Osteoarthritis (OA) is classically described as the breakdown of the joint surface, resulting in pain, stiffness, and disability. It affects many joints in the body, but most prominently those in the lower extremity. This condition usually gets worse with time, so the question often comes up: What can physical therapy do for my osteoarthritis?

OA is a complex condition, caused by many factors, but a large component is due to overloading of the tissues causing breakdown. The recommendation for physical therapy or more exercise, from a friend or medical professional, may be confusing at first glance. Why would someone want to put more “wear and tear” on a joint that has had enough?
The answer comes in HOW you load the joint. Over the years through sustained postures, injuries, and various activities we can accumulate impairments not only at the knee, but at the hip, ankle and spine as well. This will in turn affect how the knee joint, which is stuck in the middle, is loaded. A similar phenomenon can happen to neighboring joints in other body regions as well. In fact some physicians have published articles questioning whether OA is even a cartilage disease at all. In 2006 Dr. Kenneth Brandt said that osteoarthritis is not really a disease of the cartilage at all. He states that only when we focus on the local biomechanics, rather than the cartilage only, will we make real progress in curing or preventing osteoarthritis. Several authors have expressed similar view points.3

One of the best interventions for OA is, in fact, light to moderate exercise. A recent literature review from 2015 states that for both pain and physical function, exercise programs more oriented towards stretching and balance/coordination are less effective than strengthening and aerobic exercise.2 In the case of knee OA, having appropriate strength helps to absorb shock from walking or running and can prevent your knee giving way. Aerobic activity helps with maintaining synovial fluid flow into the joint, improving blood flow to the affected joints and associated structures, as well as keeping down bodyweight.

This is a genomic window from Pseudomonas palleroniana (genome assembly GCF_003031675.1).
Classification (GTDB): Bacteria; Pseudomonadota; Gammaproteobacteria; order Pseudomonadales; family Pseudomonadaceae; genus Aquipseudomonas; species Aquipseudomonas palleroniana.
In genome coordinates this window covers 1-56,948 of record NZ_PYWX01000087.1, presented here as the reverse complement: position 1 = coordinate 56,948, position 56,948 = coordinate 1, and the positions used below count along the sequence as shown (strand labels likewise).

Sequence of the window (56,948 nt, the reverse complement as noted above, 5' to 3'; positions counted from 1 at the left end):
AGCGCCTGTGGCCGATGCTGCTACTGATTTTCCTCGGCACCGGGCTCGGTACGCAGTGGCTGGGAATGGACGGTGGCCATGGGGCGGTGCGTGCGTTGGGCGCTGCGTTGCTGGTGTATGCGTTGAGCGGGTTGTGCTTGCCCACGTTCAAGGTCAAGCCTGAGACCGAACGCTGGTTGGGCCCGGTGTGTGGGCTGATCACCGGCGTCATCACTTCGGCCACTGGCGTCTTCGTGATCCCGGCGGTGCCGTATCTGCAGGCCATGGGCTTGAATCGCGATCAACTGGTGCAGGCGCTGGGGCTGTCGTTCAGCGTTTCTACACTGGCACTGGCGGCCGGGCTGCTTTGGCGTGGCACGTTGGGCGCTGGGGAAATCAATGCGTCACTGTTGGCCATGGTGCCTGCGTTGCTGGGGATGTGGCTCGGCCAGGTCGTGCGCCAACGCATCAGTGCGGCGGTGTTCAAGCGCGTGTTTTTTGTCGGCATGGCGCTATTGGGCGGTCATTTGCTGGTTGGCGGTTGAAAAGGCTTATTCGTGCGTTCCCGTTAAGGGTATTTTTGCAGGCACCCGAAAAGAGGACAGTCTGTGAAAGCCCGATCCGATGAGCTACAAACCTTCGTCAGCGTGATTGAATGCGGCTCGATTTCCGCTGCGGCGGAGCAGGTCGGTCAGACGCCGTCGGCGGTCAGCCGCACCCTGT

While most people with OA can just start such a program on their own, some may experience difficulty. If you do experience increased stiffness and pain, physical therapy is an excellent destination to overcome the barriers you are facing. An evaluation at Alliance Physical Therapy can expertly identify those issues and develop a plan to minimize them. In addition to corrective exercise and manual techniques available in traditional physical therapy, here at Alliance PT, we also offer a unique treatment called dry needling. With our mission of “getting you better, quicker”, we have seen many patients experience this in our practice through our unique approach. An approach that hass been further validated by evidence from current research.4

So get out to the gym or just get outside, if you need help along the way, look us up!

Joshua Gelfand, DPT, Cert. DN

1. Brandt, KD et al. Yet more evidence that osteoarthritis is not a cartilage disease. Annals of Rheumatic Diseases. (2006); 1261-1264
2. Fransen M, et al. Exercise for osteoarthritis of the knee: a Cochrane systematic review. Br J Sports Med 2015; 49: 1554-1557
3. Felson DT, et al. The futility of current approaches to chondroprotection. Arthritis & Rheumatism. 2007. 56(5); 1378-1383
4. Witt CM et al. Acupuncture in patients with arthritis of the knee or hip. Arthritis & Rheumatism. 2006. 54(11); 3485–3493

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